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    I'd normally go all the way with you about 'the Maths' but there are some pretty fair arm waving descriptions of what Maxwell's Equations are about. 'Curl' is the only part of vector analysis at that level that's not very easy without the Maths. The idea of leaves on the surface of a stream, turning round because of the variation of water speed across the surface gives the notion of the Curl operation. It at least can give a student with only elementary Maths knowledge that there's hope for the future.
  11. Nov 29, 2016 #10


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    But are the students not doing more calculus in parallel with the first and second semesters of that physics course? That's how my undergraduate program worked, and we got to differential and multi-variable vector calculus just in time for Maxwell's equations. (In hindsight, I'm even thinking that the physics professor might have lingered on electrostatics for a bit longer than necessary, just to let the parallel calculus track run a bit longer - the cross-enrollment was near 100%).
  12. Nov 29, 2016 #11
    What Maxwell's equations say, on a very basic level, is ...

    * Electric charge makes the electric field spread out or close in.

    * Moving electric charge (that is, current) makes the magnetic field circulate.

    As well as this, the equations say that the two fields act on each other:

    * Changing electric field makes the magnetic field circulate.

    * Changing magnetic field makes the electric field circulate.

    To make this a bit more visual, the two fields have the same form as a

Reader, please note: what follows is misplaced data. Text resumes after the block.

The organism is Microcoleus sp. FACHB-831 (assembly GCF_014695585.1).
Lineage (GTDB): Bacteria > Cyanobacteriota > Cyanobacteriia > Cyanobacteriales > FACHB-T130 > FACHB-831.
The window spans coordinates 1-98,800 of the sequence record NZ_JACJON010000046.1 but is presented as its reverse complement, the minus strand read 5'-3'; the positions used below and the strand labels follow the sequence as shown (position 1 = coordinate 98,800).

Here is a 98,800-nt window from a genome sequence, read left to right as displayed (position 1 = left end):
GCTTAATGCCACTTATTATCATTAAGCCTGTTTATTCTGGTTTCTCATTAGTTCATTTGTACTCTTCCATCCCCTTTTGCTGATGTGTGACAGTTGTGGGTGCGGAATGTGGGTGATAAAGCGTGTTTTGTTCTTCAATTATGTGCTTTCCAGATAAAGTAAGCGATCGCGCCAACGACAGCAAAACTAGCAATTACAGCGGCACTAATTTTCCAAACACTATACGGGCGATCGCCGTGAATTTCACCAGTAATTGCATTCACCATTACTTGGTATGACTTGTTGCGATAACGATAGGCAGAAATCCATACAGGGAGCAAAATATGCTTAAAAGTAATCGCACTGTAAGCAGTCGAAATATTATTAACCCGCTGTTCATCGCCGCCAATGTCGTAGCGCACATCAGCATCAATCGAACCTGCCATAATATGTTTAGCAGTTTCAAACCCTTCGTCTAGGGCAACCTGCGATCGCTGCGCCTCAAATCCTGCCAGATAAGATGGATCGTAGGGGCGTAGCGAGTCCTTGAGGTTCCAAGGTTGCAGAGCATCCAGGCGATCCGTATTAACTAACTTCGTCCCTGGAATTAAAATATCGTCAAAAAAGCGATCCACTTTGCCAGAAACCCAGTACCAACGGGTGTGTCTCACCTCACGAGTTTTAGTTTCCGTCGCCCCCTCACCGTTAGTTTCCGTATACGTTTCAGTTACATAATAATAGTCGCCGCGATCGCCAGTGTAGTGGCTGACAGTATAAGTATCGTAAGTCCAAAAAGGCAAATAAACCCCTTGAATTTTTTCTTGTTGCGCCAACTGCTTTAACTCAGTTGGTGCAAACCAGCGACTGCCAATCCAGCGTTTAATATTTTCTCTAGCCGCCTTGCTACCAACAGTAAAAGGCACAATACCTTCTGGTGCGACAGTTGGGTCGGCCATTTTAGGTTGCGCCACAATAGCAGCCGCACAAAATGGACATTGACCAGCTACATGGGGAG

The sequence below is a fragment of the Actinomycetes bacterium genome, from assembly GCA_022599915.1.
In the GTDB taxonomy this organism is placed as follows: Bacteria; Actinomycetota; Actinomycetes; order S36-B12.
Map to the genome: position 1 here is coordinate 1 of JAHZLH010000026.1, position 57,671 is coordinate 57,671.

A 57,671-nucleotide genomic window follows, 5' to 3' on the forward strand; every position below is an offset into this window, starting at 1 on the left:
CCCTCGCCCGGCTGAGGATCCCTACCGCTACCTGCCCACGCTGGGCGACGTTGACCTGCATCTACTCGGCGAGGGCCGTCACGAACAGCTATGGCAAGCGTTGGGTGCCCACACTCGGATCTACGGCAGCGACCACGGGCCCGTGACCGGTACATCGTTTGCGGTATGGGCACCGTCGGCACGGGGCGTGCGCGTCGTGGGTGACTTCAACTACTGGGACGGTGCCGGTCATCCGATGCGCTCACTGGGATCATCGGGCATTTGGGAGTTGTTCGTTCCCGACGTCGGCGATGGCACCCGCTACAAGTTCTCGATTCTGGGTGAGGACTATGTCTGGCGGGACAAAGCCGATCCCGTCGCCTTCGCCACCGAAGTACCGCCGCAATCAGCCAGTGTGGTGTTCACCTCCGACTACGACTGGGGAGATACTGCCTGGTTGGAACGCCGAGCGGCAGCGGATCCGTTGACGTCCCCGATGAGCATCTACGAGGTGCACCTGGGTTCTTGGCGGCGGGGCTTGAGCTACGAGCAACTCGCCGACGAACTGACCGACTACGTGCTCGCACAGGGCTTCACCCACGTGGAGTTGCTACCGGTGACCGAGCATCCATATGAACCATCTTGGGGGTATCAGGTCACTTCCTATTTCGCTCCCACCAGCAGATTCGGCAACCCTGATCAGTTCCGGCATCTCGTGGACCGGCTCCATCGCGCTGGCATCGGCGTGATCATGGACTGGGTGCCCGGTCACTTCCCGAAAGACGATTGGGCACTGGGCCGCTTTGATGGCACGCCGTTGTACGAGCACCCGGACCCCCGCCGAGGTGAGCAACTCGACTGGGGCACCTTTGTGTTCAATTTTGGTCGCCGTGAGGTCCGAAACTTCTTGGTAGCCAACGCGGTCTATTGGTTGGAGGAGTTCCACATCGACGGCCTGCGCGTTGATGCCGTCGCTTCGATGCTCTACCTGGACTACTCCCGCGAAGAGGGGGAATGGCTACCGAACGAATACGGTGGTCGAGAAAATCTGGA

flowing stream -- even though there is nothing flowing, each field has
    a direction everywhere, and a certain strength. You can imagine drawing
    the streamlines as they follow the path of the river.

    There is plain, simple flow where the streamlines just continue on.

    There is flow that spreads out, say from a pipe pouring into the river.
    This is called divergence. Negative divergence is where the flow
    gathers in, say into a pipe going downhill.

    There is also flow that circulates in eddies, or changes strength between
    the streamlines, as a river slows its speed near the banks. This is called curl.

    If we connected two wires to a car battery, and brought the tips close
    together, there would be a moderately strong electric field between
    them -- say 12 volts. The field would spread out from the tip with
    the positive charge, and draw back in to the tip with the negative
    charge. If there were positive particles floating in the air, they
    would follow the field lines from positive to negative.

    This is what the first of Maxwell's equations is saying. The field
    diverges from the charge at one tip, and converges to the opposite
    charge at the other. In the equation, ##\vec E## is the electric field, the
    Del (##\nabla##) sign with a dot stands for divergence, and the q or
    ##\rho## sign on the other side is the density of the charge.

    Now if the two tips were joined to let charge flow (dangerous!)
    then there would also be a magnetic field. Its field lines would
    circle around the wires. You could see its direction with a compass

    This is what another of the equations is saying. ##\vec B## is the magnetic
    field, the ##\nabla \times## stands for curl, meaning eddying